Tip 4 : Another relevant issue we can see in our clients’ collaboration data is the scheduling of back-to-back meetings. This practice causes late arrivals for meetings and contributes to collaboration overload and exhaustion as participants have no time to rest before their next meeting. One way to avoid back-to-back meetings? Don’t schedule them! And as noted previously, shave off time from all meetings as your new default approach to scheduling.
What’s the ROI?
All of these practices sharpen attendees’ focus and interest and free up their time. If you follow these tips, you will save roughly 30,000 hours of work hours a year in a 1,000-person company, where there is an average of 20 meetings per employee a month. That’s roughly $872,00 in savings. (Much of the time saved is due to all the people who weren’t invited due to better meeting planning).
In fact, many who were captivated by Microsoft Japan’s 40 percent boost in productivity during its experiment with the four-day work week missed the fine print. The company also cut all of its 60-minute meetings in half, and capped attendance at five participants.
We looked at our own company to see how we could also benefit from meeting reduction. We spent 6,193 staff-hours in meetings between March 2020 and February 2021 (Fig. 2). That equals approximately $180,000 USD. Now imagine that we would implement only two of the tips mentioned above; we would make meetings 10% smaller and 10% shorter. That’s 5,016 staff-hours spent in meetings, a savings of 1,180 staff hours, or $34,000.
Fig. 2: Graph from Time is Ltd.’s collaboration analytics platform showing the number of staff-hours spent in meetings between March 2020 and February 2021.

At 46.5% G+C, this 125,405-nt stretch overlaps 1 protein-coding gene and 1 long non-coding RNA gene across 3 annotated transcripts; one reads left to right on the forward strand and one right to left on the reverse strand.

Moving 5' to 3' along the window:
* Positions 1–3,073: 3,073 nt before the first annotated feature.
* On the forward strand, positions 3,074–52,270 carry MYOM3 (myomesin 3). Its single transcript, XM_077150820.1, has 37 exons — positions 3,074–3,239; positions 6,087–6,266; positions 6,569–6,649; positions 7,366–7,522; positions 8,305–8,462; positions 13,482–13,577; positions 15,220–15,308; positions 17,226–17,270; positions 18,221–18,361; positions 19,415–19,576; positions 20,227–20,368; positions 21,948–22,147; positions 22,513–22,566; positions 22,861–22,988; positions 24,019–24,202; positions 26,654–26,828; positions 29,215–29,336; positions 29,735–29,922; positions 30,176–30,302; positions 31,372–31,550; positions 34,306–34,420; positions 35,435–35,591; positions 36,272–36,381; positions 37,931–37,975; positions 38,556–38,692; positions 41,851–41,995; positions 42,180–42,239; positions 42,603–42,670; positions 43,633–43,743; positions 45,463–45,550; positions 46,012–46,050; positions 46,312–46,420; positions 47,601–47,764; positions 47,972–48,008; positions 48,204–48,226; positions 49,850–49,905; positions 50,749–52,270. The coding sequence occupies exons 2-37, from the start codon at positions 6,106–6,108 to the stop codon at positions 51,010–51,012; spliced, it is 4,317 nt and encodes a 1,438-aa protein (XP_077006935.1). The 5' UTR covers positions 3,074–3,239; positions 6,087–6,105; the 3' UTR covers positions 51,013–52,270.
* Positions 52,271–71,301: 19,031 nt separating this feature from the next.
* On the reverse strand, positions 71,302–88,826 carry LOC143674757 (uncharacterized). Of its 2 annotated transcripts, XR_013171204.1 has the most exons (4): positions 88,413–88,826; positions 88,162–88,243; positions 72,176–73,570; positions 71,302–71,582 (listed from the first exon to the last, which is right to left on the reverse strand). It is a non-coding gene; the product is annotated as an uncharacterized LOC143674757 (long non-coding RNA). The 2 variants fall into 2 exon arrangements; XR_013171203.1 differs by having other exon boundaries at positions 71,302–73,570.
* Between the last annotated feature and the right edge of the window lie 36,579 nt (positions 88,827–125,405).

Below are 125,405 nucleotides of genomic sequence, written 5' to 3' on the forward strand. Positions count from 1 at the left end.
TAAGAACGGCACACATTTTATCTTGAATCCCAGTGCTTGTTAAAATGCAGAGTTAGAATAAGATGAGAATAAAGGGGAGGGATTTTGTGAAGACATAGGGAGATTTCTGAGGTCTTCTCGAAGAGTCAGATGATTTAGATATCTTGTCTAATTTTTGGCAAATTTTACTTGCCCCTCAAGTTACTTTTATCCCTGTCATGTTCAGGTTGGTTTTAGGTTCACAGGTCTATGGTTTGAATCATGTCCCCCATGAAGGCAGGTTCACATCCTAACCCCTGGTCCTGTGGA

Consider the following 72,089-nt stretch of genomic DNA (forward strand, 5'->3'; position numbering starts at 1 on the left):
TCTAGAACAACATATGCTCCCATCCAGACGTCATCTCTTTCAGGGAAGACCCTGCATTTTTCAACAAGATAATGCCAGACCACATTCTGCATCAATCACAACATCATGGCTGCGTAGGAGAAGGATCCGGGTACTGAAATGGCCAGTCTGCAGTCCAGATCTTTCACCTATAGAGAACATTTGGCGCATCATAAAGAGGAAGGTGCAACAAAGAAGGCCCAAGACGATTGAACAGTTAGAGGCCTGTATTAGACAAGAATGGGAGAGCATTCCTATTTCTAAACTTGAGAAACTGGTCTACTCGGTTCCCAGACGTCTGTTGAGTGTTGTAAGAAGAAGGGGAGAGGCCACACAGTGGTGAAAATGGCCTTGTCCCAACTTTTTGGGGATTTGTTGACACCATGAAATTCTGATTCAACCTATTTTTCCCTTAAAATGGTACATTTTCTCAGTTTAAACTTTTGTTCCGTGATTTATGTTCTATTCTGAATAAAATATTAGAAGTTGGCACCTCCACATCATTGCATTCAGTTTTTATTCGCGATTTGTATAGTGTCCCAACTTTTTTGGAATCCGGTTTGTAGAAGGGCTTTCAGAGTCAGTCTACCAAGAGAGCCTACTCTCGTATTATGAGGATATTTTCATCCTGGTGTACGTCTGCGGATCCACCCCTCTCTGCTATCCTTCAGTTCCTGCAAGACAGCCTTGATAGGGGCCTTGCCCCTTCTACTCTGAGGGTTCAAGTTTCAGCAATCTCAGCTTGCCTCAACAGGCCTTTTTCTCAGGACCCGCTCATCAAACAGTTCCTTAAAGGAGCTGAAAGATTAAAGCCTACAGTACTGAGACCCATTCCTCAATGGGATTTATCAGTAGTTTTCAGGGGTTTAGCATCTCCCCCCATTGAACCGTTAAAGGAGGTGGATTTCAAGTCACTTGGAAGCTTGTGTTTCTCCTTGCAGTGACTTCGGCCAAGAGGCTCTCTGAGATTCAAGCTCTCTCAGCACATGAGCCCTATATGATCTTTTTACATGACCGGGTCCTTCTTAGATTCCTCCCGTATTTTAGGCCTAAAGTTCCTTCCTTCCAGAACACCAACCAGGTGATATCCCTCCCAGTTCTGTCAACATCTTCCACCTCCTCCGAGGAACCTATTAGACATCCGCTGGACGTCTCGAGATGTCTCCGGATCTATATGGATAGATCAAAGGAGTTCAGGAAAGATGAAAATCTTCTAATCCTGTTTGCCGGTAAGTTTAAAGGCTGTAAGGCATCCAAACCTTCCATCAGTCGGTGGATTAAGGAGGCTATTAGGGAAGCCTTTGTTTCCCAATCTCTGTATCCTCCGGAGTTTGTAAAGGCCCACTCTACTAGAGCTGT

Fortunately, we don't have to introduce big changes like the four-day work week or if we want to positively affect employees’ productivity and well-being. We can start small and simple with policies that are maybe not so bold and “sexy” but are backed by science and quite easy to implement. Examples of such policies could be simple and evidence-based recommendations on what to do before, during, and after meetings to enhance meetings’ productivity and meaningfulness.
Do you think the four-day workweek is for you? Or would you like to learn easier techniques to reduce your costs and raise your productivity? Get in touch, we’d love to hear about your experiences! You can also download our latest case study on how to start enhancing employee performance and retention.
At Time is Ltd., we measure digital collaboration and productivity, without ever sacrificing employee privacy. We provide an advanced analytical SaaS platform that delivers a holistic view of an organization collaboration patterns. We measure your team’s digital footprint to improve communication, productivity as well as save precious time. Our approach only aggregates meta-data from a variety of data sources, to show how your teams work with your collaboration tools so you can get them more productive and motivated.